Nearby lightning strikes can damage your EV
Timothy Boyer's picture

Protecting Your Tesla From Lightning

Here are two approaches toward protecting your Tesla or most EVs from lightning while leaving your car home in your garage plugged in while away on vacation.
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EV Battery Maintenance While Away

Until the day arrives when we can count on plug-less EV charging to be just as effective and more convenient than the common plug and play method we use today, we are tethered to using either external charging stations or installing one inside our garage for charging our EVs.

While there are pros and cons to having a charger installed in your home, one special problem came to mind recently after reading an excellent article from Tesla Software Updates titled “What to do with your Tesla when going on vacation” that was posted earlier this week.

The article was focused on the best way to maintain the health of your Tesla battery while away from your car for extended periods of time such as when traveling for business or away on vacation.

The problem with leaving your car for an extended period of time is that of lithium-ion battery degradation that can lead to a weakened battery with a shortened lifespan. In short, “Lithium-ion batteries don't like to remain in a very high, or very low state of charge,” as stated in the article. In addition, they also pointed out that environmental heat is a battery killer as well.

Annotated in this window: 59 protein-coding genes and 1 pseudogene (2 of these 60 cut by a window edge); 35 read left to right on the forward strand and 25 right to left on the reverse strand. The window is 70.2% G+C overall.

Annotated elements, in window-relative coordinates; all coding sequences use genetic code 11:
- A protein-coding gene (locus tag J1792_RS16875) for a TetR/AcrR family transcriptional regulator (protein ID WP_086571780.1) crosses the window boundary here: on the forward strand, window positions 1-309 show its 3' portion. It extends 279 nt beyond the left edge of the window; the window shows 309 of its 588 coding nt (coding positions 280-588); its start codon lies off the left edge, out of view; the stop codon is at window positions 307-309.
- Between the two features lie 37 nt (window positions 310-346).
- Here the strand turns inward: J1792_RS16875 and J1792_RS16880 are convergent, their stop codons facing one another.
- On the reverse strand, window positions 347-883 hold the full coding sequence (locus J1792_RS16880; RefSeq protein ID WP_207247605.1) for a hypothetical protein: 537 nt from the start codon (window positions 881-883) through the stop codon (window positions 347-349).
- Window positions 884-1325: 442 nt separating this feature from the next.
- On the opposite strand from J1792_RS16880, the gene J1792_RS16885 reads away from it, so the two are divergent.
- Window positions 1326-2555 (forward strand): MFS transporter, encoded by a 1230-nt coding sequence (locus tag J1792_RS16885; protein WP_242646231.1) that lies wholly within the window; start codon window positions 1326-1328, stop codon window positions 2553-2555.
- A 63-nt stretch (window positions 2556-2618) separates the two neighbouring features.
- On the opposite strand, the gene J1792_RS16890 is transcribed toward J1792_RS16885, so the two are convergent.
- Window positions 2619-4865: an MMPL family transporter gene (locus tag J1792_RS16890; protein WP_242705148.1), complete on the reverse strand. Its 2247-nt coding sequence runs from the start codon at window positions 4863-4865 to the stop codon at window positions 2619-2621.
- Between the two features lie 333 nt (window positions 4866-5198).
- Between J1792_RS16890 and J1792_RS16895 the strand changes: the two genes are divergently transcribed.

Hence, the problem of how to keep your EV battery in a happy charged state while you are gone and your vehicle is safely locked away in your garage.

For good battery maintenance while stored at home (or at an airport) with a charger on-hand, the article recommends:

• If you can leave your car charging, then absolutely do this, this will make things much easier and let the car control everything itself without you ever having to worry about it.

• Lithium-ion batteries are best stored at around 50% of charge, so set your charge level in the Tesla app or the car to 50%. The car will automatically use some energy when needed to cool or heat the battery, and it'll get this power directly from the power source instead of Tesla's batteries.

• Keep the car in a garage or under a cover if possible, this will help keep your car away from extreme elements such as snow, ice or isolated from heat waves. In general this is just a good.

This is good advice. However, what about if your home is under storm conditions that includes heavy lightning activity while you are away?!

Two Approaches to Lightning Protection

Not only do I like to work on cars, I also dabble in electronics as an Amateur Radio operator. So when it comes to lightning strikes near or at home, my equipment is at risk of being fried beyond repair. And for electric vehicles connected to an in-home charging port…it’s really no different. A lightning stroke possesses thousands of amps of current that can wreak havoc on your home and all of your electronics.